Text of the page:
While some falls cannot be avoided, many falls are preventable. Poor lighting is a frequent cause of falls. Facilities may fail to provide adequate lighting levels or fail to turn on lights when walking a resident to the restroom at night time. Many nursing home residents suffer from vision and cognitive deficits that make low levels of lighting even more difficult to navigate. Low lighting levels are often coupled with a cluttered, messy environment. Nursing home rooms are often cramped; when the staff attending to these rooms allow for clutter to build, they can quickly become fall hazards to residents. Another common fall hazard is wet floors. These falls are frequently the result of custodial workers who fail to follow safety guidelines. Lastly, missing or broken equipment can be the cause of preventable resident falls. Sometimes the nursing home fails to provide for necessary fall prevention equipment, such as anti-tippers or feet rests on wheelchairs. Other times, the resident’s furniture is wobbly or in general disrepair. Any of these preventable environmental factors can be the cause of a preventable resident fall that results in significant injury or disability.
Some falls are the result of lack of quality clinical care and supervision. It’s well known, for example, that medications are one of the most common causes of falls in older adults. Psychotropics, or medications that affect brain function, is one class of medications that can increase fall risk. This class includes anti-anxiety medications, sedatives, and antidepressants. Opioid pain medications and anticholinergics are other medications in this class that have been shown to increase falls in nursing home residents. A second class of medications that affect blood pressure, such as antihypertensive medications or alpha blockers, can also increase fall risk. It’s critical that the resident’s care team, including their attending physician, pharmacist, and nurses, frequently review medications for appropriateness and make adjustments to reduce the risk of falls in this vulnerable population.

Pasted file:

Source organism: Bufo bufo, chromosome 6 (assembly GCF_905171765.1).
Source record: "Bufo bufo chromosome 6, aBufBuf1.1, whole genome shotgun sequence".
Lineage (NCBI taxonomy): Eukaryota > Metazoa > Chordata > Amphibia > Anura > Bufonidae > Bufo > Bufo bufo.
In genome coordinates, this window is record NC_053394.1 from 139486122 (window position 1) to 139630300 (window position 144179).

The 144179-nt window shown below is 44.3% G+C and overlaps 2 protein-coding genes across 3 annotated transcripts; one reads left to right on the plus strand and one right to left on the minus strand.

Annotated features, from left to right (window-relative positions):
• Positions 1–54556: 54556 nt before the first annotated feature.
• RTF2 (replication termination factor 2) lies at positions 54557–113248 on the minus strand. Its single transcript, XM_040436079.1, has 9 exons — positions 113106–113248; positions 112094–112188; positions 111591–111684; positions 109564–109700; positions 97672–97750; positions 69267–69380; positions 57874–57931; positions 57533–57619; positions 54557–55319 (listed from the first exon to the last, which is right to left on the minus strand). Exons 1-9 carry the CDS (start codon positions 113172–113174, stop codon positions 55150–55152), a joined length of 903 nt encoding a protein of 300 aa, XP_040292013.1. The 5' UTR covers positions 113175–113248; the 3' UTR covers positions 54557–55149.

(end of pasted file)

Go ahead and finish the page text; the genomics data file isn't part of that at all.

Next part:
Residents who become deconditioned from lack of exercise or movement are also at higher risk for falls. It’s very common to see residents sitting idle in wheelchairs and beds for hours on end in nursing homes. Unfortunately, when these residents are not provided opportunities to move, they become physically deconditioned and are less able to move under their own effort. An attempt made to move or ambulate by a deconditioned nursing home resident can quickly result in a preventable fall.
Facilities that neglect to provide necessary levels of falls management support and resident supervision can be culpable for preventable falls. The facility is responsible to assess a resident’s fall risk upon admission, quarterly, or with change in condition. They are expected to put specific, individualized interventions into place to mitigate and reduce the resident’s falls risk. These interventions may include increased supervision through 30-minute rounds, toileting at night time, ensuring all equipment is functioning properly, or medication review. Unfortunately, many facilities do not provide an adequate system of falls management to prevent falls and fall related injuries.
If your loved one suffered a fall that you believe was preventable due to environmental factors, medications, deconditioning, or supervision by the nursing team, it’s urgent that you consult counsel to discuss your concern and your legal options. No resident deserves the pain and debility that can result from a preventable fall; it’s your advocacy for your loved one that can help make things right.